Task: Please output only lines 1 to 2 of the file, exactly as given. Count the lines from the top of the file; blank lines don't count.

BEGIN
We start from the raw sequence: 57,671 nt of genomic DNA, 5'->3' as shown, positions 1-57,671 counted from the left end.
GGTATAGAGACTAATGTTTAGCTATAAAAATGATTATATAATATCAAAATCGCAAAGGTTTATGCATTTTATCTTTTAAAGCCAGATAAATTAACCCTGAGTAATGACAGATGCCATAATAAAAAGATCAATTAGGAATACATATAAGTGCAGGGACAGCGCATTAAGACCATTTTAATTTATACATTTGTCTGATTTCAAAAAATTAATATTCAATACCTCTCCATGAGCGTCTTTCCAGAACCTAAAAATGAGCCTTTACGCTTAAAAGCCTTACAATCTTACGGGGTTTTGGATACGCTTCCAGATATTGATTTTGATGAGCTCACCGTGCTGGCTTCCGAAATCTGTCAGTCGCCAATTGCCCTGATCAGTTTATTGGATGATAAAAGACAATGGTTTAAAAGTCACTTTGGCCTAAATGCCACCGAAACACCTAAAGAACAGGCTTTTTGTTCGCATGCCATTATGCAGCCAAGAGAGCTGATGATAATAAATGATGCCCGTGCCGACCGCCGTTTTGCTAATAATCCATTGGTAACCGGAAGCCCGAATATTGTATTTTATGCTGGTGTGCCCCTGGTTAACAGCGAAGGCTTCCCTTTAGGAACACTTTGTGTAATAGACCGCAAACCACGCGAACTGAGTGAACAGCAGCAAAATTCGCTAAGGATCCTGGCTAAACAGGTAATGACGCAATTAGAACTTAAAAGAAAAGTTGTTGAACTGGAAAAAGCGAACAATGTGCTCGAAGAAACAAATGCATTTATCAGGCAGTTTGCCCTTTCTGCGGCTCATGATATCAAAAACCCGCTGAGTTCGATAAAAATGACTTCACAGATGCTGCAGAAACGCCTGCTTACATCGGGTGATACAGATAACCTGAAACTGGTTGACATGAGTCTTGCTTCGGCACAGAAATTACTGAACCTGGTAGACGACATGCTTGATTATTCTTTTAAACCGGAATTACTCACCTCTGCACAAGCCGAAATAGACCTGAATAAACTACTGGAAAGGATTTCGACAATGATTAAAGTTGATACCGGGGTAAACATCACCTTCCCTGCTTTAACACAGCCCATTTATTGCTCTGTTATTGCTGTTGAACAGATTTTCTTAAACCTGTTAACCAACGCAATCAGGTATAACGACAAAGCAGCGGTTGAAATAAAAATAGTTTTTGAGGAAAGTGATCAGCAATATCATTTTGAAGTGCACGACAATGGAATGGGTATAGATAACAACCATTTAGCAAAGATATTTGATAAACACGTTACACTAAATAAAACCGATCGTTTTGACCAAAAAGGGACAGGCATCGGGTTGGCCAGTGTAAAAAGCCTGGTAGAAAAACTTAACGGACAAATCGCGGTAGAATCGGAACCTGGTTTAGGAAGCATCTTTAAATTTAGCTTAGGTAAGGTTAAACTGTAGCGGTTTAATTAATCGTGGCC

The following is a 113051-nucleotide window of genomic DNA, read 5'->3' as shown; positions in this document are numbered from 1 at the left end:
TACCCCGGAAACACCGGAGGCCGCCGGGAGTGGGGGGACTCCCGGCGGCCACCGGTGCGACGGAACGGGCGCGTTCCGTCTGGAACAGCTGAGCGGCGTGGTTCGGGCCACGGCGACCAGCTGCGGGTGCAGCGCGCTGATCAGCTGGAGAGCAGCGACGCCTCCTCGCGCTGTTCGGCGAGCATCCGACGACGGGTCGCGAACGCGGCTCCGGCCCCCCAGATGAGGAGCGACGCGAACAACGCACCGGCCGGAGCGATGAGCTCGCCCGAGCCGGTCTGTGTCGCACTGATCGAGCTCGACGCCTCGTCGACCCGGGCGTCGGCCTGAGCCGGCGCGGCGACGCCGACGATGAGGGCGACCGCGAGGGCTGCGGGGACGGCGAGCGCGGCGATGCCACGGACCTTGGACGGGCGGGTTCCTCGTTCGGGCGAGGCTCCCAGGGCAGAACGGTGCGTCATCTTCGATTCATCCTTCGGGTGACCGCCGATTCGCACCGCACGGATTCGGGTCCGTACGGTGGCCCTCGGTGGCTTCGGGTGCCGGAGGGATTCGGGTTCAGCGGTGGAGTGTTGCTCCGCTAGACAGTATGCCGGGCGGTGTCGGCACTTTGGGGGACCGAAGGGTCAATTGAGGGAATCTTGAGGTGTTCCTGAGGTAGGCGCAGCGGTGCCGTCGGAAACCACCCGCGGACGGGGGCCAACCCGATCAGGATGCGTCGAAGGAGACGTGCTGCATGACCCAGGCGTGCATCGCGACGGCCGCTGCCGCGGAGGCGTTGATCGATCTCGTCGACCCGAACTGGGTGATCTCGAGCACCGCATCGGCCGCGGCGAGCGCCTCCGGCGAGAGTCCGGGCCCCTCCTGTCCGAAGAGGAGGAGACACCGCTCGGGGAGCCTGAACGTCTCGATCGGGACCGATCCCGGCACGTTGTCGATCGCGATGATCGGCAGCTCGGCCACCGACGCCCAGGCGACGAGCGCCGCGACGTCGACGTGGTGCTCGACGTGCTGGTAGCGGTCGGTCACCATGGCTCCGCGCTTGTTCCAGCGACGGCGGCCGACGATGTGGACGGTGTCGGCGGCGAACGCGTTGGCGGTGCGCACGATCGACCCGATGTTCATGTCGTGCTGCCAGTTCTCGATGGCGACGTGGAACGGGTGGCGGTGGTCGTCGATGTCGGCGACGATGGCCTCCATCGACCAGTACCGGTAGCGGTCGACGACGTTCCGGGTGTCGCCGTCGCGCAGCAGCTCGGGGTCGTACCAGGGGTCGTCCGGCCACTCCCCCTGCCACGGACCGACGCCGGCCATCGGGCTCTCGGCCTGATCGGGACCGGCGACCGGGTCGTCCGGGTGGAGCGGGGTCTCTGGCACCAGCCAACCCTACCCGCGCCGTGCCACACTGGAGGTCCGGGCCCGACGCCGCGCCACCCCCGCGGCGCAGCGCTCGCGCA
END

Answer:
We start from the raw sequence: 57,671 nt of genomic DNA, 5'->3' as shown, positions 1-57,671 counted from the left end.
GGTATAGAGACTAATGTTTAGCTATAAAAATGATTATATAATATCAAAATCGCAAAGGTTTATGCATTTTATCTTTTAAAGCCAGATAAATTAACCCTGAGTAATGACAGATGCCATAATAAAAAGATCAATTAGGAATACATATAAGTGCAGGGACAGCGCATTAAGACCATTTTAATTTATACATTTGTCTGATTTCAAAAAATTAATATTCAATACCTCTCCATGAGCGTCTTTCCAGAACCTAAAAATGAGCCTTTACGCTTAAAAGCCTTACAATCTTACGGGGTTTTGGATACGCTTCCAGATATTGATTTTGATGAGCTCACCGTGCTGGCTTCCGAAATCTGTCAGTCGCCAATTGCCCTGATCAGTTTATTGGATGATAAAAGACAATGGTTTAAAAGTCACTTTGGCCTAAATGCCACCGAAACACCTAAAGAACAGGCTTTTTGTTCGCATGCCATTATGCAGCCAAGAGAGCTGATGATAATAAATGATGCCCGTGCCGACCGCCGTTTTGCTAATAATCCATTGGTAACCGGAAGCCCGAATATTGTATTTTATGCTGGTGTGCCCCTGGTTAACAGCGAAGGCTTCCCTTTAGGAACACTTTGTGTAATAGACCGCAAACCACGCGAACTGAGTGAACAGCAGCAAAATTCGCTAAGGATCCTGGCTAAACAGGTAATGACGCAATTAGAACTTAAAAGAAAAGTTGTTGAACTGGAAAAAGCGAACAATGTGCTCGAAGAAACAAATGCATTTATCAGGCAGTTTGCCCTTTCTGCGGCTCATGATATCAAAAACCCGCTGAGTTCGATAAAAATGACTTCACAGATGCTGCAGAAACGCCTGCTTACATCGGGTGATACAGATAACCTGAAACTGGTTGACATGAGTCTTGCTTCGGCACAGAAATTACTGAACCTGGTAGACGACATGCTTGATTATTCTTTTAAACCGGAATTACTCACCTCTGCACAAGCCGAAATAGACCTGAATAAACTACTGGAAAGGATTTCGACAATGATTAAAGTTGATACCGGGGTAAACATCACCTTCCCTGCTTTAACACAGCCCATTTATTGCTCTGTTATTGCTGTTGAACAGATTTTCTTAAACCTGTTAACCAACGCAATCAGGTATAACGACAAAGCAGCGGTTGAAATAAAAATAGTTTTTGAGGAAAGTGATCAGCAATATCATTTTGAAGTGCACGACAATGGAATGGGTATAGATAACAACCATTTAGCAAAGATATTTGATAAACACGTTACACTAAATAAAACCGATCGTTTTGACCAAAAAGGGACAGGCATCGGGTTGGCCAGTGTAAAAAGCCTGGTAGAAAAACTTAACGGACAAATCGCGGTAGAATCGGAACCTGGTTTAGGAAGCATCTTTAAATTTAGCTTAGGTAAGGTTAAACTGTAGCGGTTTAATTAATCGTGGCC